In 1995, the northern parts of the Diocese (Hamburg, Schleswig-Holstein and Mecklenburg) were made into the newly founded Archdiocese of Hamburg. Osnabrück became subordinate to this Archdiocese of Hamburg. The current bishop is Franz-Josef Bode.

Incumbents of the see


  • 783-809: Wiho I (Wicho I; 783 to 1 April 809)
  • 810-829: Maynard (Meginhard; 810 to 12 April 829)
  • 829-845: Goswin
  • 845-860: Gosbert (845 to 11 April 860)
  • 860-887: Eckbert (860 to 1 February 887)
  • 887-906: Egilmar (887 to 11 May 906)
  • 906-918: Bernard I
  • 918-949: Dodo I (918 to 14 May 949)
  • 949-967: Drogo (949 to 7 November 967)
  • 967-978: Ludolf (967 to 31 March 978)
  • 978-996: Dodo II (978 to 12 April 996)
    • 978-980: Kuno (counter-bishop)
  • 996-1000: Günther (996 to 27 November 1000)
  • 998-1003: Wodilulf (998 to 17 February 1003)
  • 1003-1022: Dietmar (1003 to 18 June 1022)
  • 1023-1027: Meginher (1023 to 10 December 1027)
  • 1028-1036: Gozmar (1028 to 10 December 1036)
  • 1036-1052: Alberich (1036 to 19 April 1052)
  • 1052-1067: Benno I (Werner; 1052-3 December 1067)
  • 1068-1088: Benno II (also Bernard; 1068 to 27 July 1088)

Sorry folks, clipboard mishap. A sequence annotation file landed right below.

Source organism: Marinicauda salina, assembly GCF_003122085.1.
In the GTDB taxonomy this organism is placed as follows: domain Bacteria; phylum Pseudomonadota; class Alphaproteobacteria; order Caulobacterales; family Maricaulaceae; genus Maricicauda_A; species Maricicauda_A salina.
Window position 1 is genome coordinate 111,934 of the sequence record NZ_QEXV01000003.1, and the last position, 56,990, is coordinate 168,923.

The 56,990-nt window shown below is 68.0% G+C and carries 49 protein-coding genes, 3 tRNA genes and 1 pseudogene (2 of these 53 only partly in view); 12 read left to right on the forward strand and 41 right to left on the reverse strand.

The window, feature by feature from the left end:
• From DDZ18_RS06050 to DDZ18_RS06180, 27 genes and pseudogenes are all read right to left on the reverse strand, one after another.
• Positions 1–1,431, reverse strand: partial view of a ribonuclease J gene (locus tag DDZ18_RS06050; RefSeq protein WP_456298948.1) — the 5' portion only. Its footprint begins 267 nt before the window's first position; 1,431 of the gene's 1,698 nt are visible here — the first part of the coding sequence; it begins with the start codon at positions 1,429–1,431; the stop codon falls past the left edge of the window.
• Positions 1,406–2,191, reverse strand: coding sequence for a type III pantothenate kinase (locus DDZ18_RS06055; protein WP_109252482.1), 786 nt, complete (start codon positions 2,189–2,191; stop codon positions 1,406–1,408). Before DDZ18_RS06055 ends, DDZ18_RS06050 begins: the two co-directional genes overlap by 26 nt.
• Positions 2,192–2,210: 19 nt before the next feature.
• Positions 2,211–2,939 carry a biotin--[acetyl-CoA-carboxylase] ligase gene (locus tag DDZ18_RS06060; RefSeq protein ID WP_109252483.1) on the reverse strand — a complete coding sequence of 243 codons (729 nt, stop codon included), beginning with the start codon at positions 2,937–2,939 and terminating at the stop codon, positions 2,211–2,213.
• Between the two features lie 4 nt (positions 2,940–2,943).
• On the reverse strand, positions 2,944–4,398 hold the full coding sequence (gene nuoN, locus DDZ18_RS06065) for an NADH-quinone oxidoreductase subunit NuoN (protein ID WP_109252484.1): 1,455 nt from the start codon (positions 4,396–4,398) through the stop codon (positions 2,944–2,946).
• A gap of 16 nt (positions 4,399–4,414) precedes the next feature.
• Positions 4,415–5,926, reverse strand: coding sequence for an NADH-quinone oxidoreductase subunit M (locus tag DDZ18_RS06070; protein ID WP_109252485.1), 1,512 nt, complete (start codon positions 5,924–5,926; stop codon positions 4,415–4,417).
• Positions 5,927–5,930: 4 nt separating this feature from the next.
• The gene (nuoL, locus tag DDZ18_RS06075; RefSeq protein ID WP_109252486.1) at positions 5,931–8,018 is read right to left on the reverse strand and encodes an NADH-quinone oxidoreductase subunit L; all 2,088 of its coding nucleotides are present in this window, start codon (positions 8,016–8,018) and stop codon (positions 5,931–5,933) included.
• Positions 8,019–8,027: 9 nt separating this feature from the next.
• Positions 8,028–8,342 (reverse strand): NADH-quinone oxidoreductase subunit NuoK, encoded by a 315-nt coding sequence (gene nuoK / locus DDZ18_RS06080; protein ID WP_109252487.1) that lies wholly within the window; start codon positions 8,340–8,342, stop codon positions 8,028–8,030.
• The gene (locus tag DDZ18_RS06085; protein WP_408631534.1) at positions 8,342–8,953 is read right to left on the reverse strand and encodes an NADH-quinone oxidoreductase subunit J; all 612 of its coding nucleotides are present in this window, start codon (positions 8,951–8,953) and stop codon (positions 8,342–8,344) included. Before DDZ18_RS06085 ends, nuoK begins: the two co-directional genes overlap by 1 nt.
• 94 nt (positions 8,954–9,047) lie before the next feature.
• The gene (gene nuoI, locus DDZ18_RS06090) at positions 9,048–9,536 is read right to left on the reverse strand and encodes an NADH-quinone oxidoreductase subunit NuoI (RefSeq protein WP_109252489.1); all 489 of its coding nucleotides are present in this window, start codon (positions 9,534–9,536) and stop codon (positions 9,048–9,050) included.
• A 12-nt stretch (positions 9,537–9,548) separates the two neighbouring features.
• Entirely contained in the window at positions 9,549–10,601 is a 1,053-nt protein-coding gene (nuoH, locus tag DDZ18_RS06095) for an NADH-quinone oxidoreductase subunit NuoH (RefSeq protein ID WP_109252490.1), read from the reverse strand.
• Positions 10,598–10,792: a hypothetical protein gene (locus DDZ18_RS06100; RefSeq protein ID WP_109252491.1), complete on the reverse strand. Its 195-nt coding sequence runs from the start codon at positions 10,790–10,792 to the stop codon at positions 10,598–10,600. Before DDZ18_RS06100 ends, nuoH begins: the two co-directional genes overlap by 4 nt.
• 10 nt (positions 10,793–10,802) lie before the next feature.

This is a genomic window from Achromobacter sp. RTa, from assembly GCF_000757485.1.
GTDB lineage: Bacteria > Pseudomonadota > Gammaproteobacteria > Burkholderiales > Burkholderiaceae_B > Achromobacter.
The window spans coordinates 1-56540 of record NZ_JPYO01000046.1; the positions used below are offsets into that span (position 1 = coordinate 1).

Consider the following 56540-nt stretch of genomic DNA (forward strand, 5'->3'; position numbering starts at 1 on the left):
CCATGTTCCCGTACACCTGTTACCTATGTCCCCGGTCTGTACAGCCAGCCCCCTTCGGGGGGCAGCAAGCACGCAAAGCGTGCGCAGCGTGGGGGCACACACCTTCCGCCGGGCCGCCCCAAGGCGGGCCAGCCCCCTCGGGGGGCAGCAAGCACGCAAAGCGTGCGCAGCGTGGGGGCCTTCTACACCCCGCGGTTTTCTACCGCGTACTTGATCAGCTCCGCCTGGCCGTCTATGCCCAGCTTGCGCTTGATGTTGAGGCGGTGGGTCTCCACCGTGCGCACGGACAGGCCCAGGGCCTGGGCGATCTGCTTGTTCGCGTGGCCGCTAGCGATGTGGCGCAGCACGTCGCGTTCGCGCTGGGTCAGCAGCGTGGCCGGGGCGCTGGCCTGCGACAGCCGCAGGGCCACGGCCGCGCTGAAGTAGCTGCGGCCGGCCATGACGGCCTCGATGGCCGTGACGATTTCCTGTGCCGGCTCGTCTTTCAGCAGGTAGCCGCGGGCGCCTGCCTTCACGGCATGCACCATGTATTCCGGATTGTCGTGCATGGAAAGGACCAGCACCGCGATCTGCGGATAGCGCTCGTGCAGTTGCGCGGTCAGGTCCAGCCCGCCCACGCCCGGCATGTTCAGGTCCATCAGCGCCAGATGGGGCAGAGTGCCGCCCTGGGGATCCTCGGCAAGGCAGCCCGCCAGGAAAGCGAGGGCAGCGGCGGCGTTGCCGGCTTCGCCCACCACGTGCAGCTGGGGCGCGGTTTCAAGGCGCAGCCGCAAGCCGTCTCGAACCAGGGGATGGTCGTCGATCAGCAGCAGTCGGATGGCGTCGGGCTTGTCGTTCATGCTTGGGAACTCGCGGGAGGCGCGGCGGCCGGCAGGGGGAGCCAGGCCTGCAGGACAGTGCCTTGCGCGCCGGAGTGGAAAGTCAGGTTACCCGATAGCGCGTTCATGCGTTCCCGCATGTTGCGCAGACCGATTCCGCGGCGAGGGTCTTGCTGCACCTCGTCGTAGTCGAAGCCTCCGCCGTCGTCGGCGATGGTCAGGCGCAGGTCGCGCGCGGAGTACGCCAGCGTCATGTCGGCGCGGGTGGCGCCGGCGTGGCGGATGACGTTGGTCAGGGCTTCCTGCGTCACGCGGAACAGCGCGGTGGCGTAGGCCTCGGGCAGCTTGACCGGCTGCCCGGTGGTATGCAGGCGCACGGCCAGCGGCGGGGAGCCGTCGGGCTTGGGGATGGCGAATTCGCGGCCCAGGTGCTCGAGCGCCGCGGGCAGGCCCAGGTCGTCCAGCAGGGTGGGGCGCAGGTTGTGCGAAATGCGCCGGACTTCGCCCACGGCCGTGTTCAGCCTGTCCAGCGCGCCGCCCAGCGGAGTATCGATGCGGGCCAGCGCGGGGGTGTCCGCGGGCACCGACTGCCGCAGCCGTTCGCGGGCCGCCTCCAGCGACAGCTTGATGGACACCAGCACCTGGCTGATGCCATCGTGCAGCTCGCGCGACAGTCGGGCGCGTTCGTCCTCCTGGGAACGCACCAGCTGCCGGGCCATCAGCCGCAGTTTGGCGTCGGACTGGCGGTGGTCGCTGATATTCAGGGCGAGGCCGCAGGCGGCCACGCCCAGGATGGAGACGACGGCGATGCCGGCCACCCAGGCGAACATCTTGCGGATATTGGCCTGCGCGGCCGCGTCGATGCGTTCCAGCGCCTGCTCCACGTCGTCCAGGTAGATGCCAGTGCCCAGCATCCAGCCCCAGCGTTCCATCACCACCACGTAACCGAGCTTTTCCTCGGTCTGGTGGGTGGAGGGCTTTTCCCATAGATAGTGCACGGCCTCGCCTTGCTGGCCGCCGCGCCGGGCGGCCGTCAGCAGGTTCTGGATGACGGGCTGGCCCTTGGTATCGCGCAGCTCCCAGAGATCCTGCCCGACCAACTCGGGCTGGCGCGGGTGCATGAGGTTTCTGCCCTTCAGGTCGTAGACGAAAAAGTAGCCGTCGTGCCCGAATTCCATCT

• 1088-1093: Marquard
  • 1093-1101: Wicho II (1093 to 21 April 1101)
  • 1101-1109: John I (1101 to 13 July 1109)
  • 1109-1119: Gottschalk of Diepholz (1109 to 1 January 1119)
  • 1119-1137: Diethard
    • 1119-1125: Conrad (counter-bishop)
  • 1137-1141: Udo of Steinfurt (1137 to 28 June 1141)
  • 1141-1173: Philipp von Katzenelnbogen (1141 to 15 June 1173)
    • 1141: Wezel (counter-bishop)
  • 1173-1190: Arnold of Altena
  • 1190-1216: Gerard I of Oldenburg-Wildeshausen
  • 1216-1224: Adolphus of Tecklenburg

Prince-bishops and administrators

Prince-Bishops of Osnabrück include:

Sede vacante

  • 1802-1857: sede vacante
    • 1803-1827: Karl von Gruben, Catholic Vicar Apostolic to the See of Osnabrück, void of any regalia
    • 1830-1855: Carl Anton Lüpke, Catholic leading auxiliary bishop